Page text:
Faith & Thought

What Makes Great Religious Art Is a Mystery, Like Faith

Anyone who reads this weekly column regularly knows that I am very interested in films, theater, and what I refer to as “Catholic Novels.” Recently my attention was called again to Shisaku Endo’s wonderful novel “Silence” and the cinematic masterpiece based on the novel. 

The film was directed by Martin Scorsese, who is probably the most talented among contemporary film directors. Thinking about the novel and the film, I began to reflect on how religion, and more specifically the mystery of God’s grace, is expressed in art, especially in novels, films, and plays. 

My interest in Scorsese’s work goes back more than 45 years when I saw his film “Mean Streets.” I knew I had seen the work of a very talented filmmaker whose Catholic background obviously influenced his work. 

Over the past 45 years, I have viewed all his films and followed his work closely. Approximately 20 years after I had seen “Mean Streets,” I learned that Scorsese very much wanted to make a film of Endo’s novel, but the project kept being delayed. It seemed as though other projects kept interfering and postponing work on “Silence.” 

Finally the film was made and I was fortunate enough to be invited to a private screening before the film was released for the general public. After the private screening ended, about 20 people involved in the creation of the film sat on the stage and discussed what they meant by religious faith. 

On the stage besides Martin were Liam Neeson, at least one other member of the cast, and the producer of the film. 

Each comment on religious faith was interesting. When the producer spoke, he said that he once questioned Scorsese whether he still wanted to make a film of Endo’s novel in spite of the many delays.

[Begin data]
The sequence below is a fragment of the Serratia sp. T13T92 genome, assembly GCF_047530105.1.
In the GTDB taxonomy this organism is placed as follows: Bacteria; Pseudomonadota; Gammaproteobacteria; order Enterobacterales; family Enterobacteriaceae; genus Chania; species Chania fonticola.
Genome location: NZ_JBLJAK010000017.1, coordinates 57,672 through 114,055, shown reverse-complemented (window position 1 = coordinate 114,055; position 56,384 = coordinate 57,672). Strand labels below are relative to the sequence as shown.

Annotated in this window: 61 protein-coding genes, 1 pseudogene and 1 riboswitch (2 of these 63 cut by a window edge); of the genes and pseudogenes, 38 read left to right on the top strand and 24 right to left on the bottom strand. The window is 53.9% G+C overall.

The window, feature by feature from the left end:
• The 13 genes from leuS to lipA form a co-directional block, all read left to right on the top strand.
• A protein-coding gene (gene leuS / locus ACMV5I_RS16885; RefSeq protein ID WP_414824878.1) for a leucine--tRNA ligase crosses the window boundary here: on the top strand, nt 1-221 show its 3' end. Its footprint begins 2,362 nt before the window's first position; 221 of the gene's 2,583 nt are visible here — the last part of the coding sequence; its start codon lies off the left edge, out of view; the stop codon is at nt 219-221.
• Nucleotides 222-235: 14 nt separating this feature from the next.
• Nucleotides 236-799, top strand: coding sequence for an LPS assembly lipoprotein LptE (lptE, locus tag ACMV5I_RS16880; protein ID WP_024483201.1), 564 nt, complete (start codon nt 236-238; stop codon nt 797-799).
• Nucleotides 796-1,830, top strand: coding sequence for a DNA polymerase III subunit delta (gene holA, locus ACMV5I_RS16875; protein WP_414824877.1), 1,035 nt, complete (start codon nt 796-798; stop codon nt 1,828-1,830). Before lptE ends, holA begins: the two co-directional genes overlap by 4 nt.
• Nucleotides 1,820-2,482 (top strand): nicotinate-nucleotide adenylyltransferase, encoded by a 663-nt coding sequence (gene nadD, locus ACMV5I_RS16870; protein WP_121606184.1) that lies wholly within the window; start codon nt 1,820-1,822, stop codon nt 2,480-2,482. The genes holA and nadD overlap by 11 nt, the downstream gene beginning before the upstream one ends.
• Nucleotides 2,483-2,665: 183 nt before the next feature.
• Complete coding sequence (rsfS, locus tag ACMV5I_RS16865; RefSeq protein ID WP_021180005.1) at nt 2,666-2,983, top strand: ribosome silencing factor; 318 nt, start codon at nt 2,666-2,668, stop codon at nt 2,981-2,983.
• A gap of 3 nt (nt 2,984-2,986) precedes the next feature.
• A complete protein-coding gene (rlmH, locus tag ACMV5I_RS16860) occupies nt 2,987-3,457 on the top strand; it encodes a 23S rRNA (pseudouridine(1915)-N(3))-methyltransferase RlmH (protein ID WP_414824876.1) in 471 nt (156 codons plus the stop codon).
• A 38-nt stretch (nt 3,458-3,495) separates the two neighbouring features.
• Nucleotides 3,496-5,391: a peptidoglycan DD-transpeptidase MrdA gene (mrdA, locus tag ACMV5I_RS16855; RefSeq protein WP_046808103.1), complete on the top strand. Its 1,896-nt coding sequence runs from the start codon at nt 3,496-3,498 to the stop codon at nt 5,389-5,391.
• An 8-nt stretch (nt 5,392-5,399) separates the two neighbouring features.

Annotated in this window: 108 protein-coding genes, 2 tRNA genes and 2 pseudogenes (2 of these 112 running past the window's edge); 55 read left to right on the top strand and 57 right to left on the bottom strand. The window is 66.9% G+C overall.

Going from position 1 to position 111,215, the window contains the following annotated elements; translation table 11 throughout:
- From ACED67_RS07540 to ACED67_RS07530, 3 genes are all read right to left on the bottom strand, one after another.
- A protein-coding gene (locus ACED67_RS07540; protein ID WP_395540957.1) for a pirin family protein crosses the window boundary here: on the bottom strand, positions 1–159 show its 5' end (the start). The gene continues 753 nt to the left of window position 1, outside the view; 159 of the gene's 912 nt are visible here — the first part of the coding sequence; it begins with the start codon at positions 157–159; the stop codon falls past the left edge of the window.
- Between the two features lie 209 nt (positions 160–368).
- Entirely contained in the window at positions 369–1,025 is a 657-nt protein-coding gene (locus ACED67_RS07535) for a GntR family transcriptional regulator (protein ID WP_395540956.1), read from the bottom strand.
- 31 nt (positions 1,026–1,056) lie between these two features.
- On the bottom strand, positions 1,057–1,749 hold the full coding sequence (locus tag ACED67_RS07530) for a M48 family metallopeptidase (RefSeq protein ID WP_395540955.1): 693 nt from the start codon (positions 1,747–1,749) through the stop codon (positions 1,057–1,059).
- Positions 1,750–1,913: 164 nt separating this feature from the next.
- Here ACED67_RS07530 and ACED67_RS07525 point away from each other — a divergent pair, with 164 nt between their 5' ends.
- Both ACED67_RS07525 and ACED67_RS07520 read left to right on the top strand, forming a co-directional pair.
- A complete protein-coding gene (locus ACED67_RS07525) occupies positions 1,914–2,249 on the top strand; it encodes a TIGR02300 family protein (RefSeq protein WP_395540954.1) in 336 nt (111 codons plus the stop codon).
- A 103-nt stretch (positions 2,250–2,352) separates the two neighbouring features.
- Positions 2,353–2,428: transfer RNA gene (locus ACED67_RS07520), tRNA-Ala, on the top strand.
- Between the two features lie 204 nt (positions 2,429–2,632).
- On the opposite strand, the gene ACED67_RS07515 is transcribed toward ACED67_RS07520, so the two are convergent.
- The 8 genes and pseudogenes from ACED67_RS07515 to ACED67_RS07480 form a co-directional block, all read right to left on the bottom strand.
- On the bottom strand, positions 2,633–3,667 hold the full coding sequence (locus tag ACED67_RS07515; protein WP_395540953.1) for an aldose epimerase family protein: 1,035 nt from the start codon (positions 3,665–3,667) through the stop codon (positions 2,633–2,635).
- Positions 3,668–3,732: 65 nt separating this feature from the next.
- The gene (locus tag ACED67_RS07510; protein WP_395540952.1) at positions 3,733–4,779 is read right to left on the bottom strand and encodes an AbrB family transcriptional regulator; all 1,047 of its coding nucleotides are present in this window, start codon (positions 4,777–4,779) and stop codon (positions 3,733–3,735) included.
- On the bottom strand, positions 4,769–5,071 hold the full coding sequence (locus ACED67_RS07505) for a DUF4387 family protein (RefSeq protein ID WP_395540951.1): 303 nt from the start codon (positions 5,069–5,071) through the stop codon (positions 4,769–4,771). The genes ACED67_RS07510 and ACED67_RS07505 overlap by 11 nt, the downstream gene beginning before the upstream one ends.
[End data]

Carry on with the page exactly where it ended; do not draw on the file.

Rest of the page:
The producer said that the way Scorsese answered, the producer knew that Scorsese had to make that film. Anyone who loves film and especially films that deal with the mystery of faith can rejoice that Scorsese made a masterpiece, perhaps the finest film the talented director has ever made. 

I am not going to reveal how the film ends, but I will say it has the most provocative ending of any film I have ever seen. 

I have no difficulty believing that creating the film was a labor of love and I am guessing an opportunity for Scorsese to reflect deeply on his own Catholic faith. I have heard that a recent visit with Pope Francis has motivated Martin to make a film about Christ. I hope he follows through on that project. 

That creating the film “Silence” was apparently such a deeply personal task for Scorsese has raised questions in my mind about what is required for an artist to create a religious masterpiece. 

I suspect that there are many sincere artists who might be people of faith, perhaps deep faith, but to produce a religious masterpiece some artistic talent is required. What I am wondering is whether someone with no religious faith, for example an atheist, can create a religious masterpiece. 

My first tendency would be to suspect that someone with no religious faith could not create a religious masterpiece. However, immediately I think my first tendency may lead to an excessively simplistic view. 

Perhaps before any attempt to answer if an atheist can produce a deeply religious work of art we have to decide what we mean by a deeply religious work of art. Which is more religious, a film that superficially deals with religious questions or a film that seriously and brilliantly raises and dramatizes religious questions but offers no solutions? 

I think immediately of the films of Ingmar Bergman, who created more than one cinematic masterpiece. Perhaps the greatest talent in the history of film, Bergman seemed obsessed with religious questions. If some of his brilliant films did not provide traditional answers to the questions they raised, does that disqualify them as religious films? 

Perhaps the best novel about a priest is Graham Greene’s “The Power and the Glory,” but the priest in the novel has fornicated and has come to be known as “the whiskey priest.” 

Greene was an incredibly talented writer, one of the great novelists of the 20th century, but I have no doubt that his Catholic faith played a key role in his writing “The Power and the Glory.” The more I reflect on what makes religious art and what gifts the creator of religious art must have, more and more questions enter my mind. 

I find all the questions fascinating but I am afraid that none of my answers will be adequate. All the questions are ultimately about mysteries: the mystery of a work of art, the mystery of the creative process, the mystery of religious faith. 

Father Lauder is a philosophy professor at St. John’s University, Jamaica. He presents two 15-minute talks from his lecture series on the Catholic Novel, 10:30 a.m. Monday through Friday on NET-TV.